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IL disability lawyerWhen applying for Social Security disability benefits, it is important to remember that the officials who will rule on your claim are not themselves doctors or medical experts. Social Security regulations require officials to carefully consider the medical evidence, as well as your own testimony regarding your symptoms, in making a decision. It is improper for Social Security to “play doctor” on its own accord or rule in a way that is not supported by the actual medical evidence presented.

Illinois Magistrate Orders New Hearing for Disability Applicant, Citing Multiple Legal Errors

Let's take this recent decision from a federal magistrate judge here in Illinois, Matthew DS v. Saul. In this case, Social Security denied the disability application of a man (the plaintiff) who suffers from “inflammatory arthritis, rheumatoid arthritis, and obesity.” Following a hearing, a Social Security administrative law judge (ALJ) determined these impairments did not qualify the plaintiff for the disability benefits.

The magistrate judge, however, found that several aspects of the ALJ's decision were not supported by the medical evidence. Among the problems cited by the magistrate:

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IL disability lawyerWhen you apply for disability benefits, Social Security will consider the medical opinions of your treating physician as well as non-examining consultants. These consultants basically review your medical records and offer a separate opinion as to your physical or mental impairments. In some cases, a Social Security administrative law judge (ALJ) may decide the non-examining doctors provide a more complete or accurate view of your condition than your own physician.

Magistrate Orders New Hearing on Deceased Man's Disability Claim

But what if a non-examining doctor reviews the exact same information as your treating physician and simply offers a different opinion? For instance, could a consultant look at the tests performed by your doctor and tell the ALJ they mean something different then what your doctor concluded?

A recent decision from an Illinois federal magistrate judge, Mary T. ex. rel. Falauren T. v. Saul, presented just such a scenario. This case sadly involves a now-deceased applicant for disability benefits. The applicant's mother actually continued the case following her son's death.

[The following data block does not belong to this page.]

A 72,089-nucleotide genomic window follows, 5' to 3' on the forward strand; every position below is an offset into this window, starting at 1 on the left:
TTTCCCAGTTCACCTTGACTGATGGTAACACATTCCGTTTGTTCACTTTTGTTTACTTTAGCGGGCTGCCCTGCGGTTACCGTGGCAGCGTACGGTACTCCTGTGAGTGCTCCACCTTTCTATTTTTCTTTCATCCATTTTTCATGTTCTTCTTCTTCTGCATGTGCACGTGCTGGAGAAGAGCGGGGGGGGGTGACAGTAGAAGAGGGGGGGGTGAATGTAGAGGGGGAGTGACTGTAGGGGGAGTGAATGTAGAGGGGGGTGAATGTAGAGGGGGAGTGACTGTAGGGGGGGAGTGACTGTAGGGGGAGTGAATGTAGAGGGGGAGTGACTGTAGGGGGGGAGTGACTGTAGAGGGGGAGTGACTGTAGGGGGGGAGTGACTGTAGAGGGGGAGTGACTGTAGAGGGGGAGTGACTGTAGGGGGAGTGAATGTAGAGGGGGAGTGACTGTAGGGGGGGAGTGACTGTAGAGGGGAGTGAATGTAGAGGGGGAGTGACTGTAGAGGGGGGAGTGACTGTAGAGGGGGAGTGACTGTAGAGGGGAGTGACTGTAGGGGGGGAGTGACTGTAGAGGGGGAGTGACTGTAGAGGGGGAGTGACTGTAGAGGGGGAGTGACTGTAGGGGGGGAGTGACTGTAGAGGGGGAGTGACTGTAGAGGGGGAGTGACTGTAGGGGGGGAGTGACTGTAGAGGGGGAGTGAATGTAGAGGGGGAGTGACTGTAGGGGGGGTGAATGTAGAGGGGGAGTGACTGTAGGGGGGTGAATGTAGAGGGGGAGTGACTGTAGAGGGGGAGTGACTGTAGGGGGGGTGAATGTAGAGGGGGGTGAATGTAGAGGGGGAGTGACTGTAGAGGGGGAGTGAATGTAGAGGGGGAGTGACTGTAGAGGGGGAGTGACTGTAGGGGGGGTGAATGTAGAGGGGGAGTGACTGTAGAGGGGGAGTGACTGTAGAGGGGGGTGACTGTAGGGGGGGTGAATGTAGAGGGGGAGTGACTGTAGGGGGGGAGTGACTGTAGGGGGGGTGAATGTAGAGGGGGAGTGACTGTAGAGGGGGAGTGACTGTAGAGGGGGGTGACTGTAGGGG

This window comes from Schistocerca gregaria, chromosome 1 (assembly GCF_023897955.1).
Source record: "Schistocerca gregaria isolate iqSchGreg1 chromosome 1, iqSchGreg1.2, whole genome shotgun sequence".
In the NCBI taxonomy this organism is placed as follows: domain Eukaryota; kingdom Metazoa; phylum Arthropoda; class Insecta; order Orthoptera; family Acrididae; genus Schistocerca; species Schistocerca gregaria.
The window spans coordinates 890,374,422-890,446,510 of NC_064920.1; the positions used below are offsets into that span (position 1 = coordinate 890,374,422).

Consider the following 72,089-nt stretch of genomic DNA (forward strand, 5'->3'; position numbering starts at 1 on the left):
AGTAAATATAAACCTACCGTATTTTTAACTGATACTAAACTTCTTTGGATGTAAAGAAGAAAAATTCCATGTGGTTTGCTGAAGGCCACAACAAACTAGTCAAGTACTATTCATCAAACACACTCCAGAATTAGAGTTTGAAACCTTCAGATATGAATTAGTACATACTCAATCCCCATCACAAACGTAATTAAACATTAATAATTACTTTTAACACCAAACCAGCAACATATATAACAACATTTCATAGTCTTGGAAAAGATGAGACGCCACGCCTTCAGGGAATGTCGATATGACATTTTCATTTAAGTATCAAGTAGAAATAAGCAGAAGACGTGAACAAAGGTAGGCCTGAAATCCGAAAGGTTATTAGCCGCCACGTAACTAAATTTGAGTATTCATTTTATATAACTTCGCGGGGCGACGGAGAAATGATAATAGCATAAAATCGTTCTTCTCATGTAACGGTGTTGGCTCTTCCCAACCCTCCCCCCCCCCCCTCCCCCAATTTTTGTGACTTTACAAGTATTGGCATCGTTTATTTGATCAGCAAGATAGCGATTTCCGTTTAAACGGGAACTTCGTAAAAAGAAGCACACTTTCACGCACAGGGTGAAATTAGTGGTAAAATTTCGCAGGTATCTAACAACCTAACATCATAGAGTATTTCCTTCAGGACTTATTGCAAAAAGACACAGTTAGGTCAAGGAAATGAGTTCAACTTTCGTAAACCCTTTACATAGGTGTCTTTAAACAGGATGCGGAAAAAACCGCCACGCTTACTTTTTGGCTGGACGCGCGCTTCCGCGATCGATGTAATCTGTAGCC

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IL disability lawyerSocial Security often denies applications for disability benefits based on the testimony of “agency consulting physicians.” These are doctors who review an applicant's medical records without personally examining or treating the applicant. In some cases, a Social Security administrative law judge (ALJ) will give greater weight to the opinions of the agency consultants over the treating physicians. This is permitted under Social Security regulations, provided the consultant's opinions are consistent with the available medical evidence.

Appeals Court Questions Social Security's Conclusions Regarding Disability Applicant's Ability to “Reach Overhead”

Here is an example of a case where an ALJ improperly credited an agency consultant. In Gibbons v. Saul, the plaintiff applied for disability benefits approximately seven years ago. The plaintiff suffered from severe chronic pain in his neck, shoulders, and arms. Several doctors provided medical evidence with respect to the plaintiff's condition.

A critical issue was whether or not the plaintiff was capable of reaching overhead. According to Social Security regulations, a person is capable of performing “sedentary work,” and therefore does not qualify for disability benefits, if they can lift up to 10 pounds.

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